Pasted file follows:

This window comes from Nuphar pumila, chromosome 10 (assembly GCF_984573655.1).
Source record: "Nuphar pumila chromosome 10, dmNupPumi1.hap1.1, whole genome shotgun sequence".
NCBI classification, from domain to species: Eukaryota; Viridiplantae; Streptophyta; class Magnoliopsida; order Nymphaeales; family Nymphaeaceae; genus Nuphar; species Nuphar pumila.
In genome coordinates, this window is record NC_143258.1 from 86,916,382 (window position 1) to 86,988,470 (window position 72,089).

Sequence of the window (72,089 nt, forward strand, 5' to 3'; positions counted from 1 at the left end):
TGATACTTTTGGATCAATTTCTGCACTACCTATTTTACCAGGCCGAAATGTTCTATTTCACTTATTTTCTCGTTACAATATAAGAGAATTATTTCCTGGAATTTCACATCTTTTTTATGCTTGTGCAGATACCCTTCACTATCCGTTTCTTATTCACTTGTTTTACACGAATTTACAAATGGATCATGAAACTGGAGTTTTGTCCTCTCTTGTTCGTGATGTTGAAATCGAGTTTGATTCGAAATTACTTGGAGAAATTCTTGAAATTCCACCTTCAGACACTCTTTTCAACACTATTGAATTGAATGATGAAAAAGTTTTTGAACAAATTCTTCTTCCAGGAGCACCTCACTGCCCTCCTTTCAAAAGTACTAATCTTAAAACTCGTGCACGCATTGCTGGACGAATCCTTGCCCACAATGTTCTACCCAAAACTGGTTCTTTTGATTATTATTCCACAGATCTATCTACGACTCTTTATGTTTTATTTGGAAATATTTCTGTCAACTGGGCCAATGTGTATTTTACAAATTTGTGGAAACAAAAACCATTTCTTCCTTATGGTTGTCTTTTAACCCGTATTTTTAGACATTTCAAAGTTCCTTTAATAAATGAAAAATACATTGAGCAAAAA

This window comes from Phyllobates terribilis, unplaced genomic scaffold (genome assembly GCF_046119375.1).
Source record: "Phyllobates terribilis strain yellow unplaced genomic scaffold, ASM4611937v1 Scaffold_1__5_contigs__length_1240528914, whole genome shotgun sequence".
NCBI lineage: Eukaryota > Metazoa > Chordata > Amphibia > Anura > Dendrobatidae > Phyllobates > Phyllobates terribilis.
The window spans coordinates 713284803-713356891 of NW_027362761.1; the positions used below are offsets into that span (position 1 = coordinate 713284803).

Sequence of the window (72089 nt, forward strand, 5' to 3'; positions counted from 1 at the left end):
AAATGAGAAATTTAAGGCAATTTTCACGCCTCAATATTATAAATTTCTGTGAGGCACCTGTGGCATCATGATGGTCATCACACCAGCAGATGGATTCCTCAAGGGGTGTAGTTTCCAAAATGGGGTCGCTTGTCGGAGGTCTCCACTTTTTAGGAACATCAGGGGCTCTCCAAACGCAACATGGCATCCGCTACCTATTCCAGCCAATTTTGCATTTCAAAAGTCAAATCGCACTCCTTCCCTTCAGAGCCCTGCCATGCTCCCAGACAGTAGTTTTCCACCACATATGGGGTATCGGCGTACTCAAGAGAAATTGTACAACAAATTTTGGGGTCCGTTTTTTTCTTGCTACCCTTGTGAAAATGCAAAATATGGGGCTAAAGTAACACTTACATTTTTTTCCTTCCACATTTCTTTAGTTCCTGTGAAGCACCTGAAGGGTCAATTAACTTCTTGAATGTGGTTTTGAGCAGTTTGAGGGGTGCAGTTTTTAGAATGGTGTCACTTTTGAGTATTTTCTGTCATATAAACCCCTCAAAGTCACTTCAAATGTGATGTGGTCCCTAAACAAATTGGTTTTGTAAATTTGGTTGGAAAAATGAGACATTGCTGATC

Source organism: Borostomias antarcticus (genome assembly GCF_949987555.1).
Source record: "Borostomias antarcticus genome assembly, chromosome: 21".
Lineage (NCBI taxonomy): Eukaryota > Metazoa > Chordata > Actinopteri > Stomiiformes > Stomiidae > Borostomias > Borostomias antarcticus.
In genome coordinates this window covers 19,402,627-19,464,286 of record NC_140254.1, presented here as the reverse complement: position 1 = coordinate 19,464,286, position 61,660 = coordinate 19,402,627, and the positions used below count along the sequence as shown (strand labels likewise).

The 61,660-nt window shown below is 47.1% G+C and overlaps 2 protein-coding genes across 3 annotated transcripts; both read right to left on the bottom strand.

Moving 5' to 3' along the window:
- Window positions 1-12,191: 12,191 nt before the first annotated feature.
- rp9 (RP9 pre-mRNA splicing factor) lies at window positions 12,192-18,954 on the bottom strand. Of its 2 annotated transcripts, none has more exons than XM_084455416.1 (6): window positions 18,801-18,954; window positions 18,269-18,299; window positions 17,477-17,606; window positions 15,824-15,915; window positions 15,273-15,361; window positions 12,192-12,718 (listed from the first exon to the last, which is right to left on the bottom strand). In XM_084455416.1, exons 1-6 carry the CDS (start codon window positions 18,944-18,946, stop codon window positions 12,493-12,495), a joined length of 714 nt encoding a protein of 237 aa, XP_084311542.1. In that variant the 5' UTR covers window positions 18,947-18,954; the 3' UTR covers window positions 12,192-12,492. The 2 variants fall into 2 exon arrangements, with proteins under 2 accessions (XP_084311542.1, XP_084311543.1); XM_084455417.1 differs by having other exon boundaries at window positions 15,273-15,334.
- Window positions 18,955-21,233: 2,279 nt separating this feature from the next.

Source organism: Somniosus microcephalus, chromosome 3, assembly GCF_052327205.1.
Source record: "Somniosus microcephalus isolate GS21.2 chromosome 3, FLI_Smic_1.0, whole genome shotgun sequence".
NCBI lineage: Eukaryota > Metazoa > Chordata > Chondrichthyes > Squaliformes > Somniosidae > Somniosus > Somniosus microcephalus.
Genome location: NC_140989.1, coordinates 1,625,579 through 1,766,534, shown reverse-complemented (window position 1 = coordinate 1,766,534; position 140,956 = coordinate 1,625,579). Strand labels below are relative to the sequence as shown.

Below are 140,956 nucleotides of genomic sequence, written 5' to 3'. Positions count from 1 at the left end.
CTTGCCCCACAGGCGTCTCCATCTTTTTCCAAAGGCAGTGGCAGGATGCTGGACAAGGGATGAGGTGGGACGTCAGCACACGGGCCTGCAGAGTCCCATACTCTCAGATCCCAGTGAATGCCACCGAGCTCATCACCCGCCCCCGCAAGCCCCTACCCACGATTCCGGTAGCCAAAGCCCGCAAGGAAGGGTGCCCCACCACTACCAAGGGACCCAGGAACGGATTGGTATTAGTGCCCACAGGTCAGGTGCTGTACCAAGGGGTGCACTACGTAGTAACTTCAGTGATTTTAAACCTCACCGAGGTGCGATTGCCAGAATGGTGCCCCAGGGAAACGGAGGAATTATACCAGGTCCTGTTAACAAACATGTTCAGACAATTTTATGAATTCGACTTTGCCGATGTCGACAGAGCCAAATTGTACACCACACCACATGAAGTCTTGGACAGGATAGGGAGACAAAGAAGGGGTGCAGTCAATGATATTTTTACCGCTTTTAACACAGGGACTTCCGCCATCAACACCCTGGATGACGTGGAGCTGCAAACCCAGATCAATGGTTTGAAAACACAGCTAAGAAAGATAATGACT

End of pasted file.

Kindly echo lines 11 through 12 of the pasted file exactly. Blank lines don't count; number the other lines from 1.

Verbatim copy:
Sequence of the window (72089 nt, forward strand, 5' to 3'; positions counted from 1 at the left end):
AAATGAGAAATTTAAGGCAATTTTCACGCCTCAATATTATAAATTTCTGTGAGGCACCTGTGGCATCATGATGGTCATCACACCAGCAGATGGATTCCTCAAGGGGTGTAGTTTCCAAAATGGGGTCGCTTGTCGGAGGTCTCCACTTTTTAGGAACATCAGGGGCTCTCCAAACGCAACATGGCATCCGCTACCTATTCCAGCCAATTTTGCATTTCAAAAGTCAAATCGCACTCCTTCCCTTCAGAGCCCTGCCATGCTCCCAGACAGTAGTTTTCCACCACATATGGGGTATCGGCGTACTCAAGAGAAATTGTACAACAAATTTTGGGGTCCGTTTTTTTCTTGCTACCCTTGTGAAAATGCAAAATATGGGGCTAAAGTAACACTTACATTTTTTTCCTTCCACATTTCTTTAGTTCCTGTGAAGCACCTGAAGGGTCAATTAACTTCTTGAATGTGGTTTTGAGCAGTTTGAGGGGTGCAGTTTTTAGAATGGTGTCACTTTTGAGTATTTTCTGTCATATAAACCCCTCAAAGTCACTTCAAATGTGATGTGGTCCCTAAACAAATTGGTTTTGTAAATTTGGTTGGAAAAATGAGACATTGCTGATC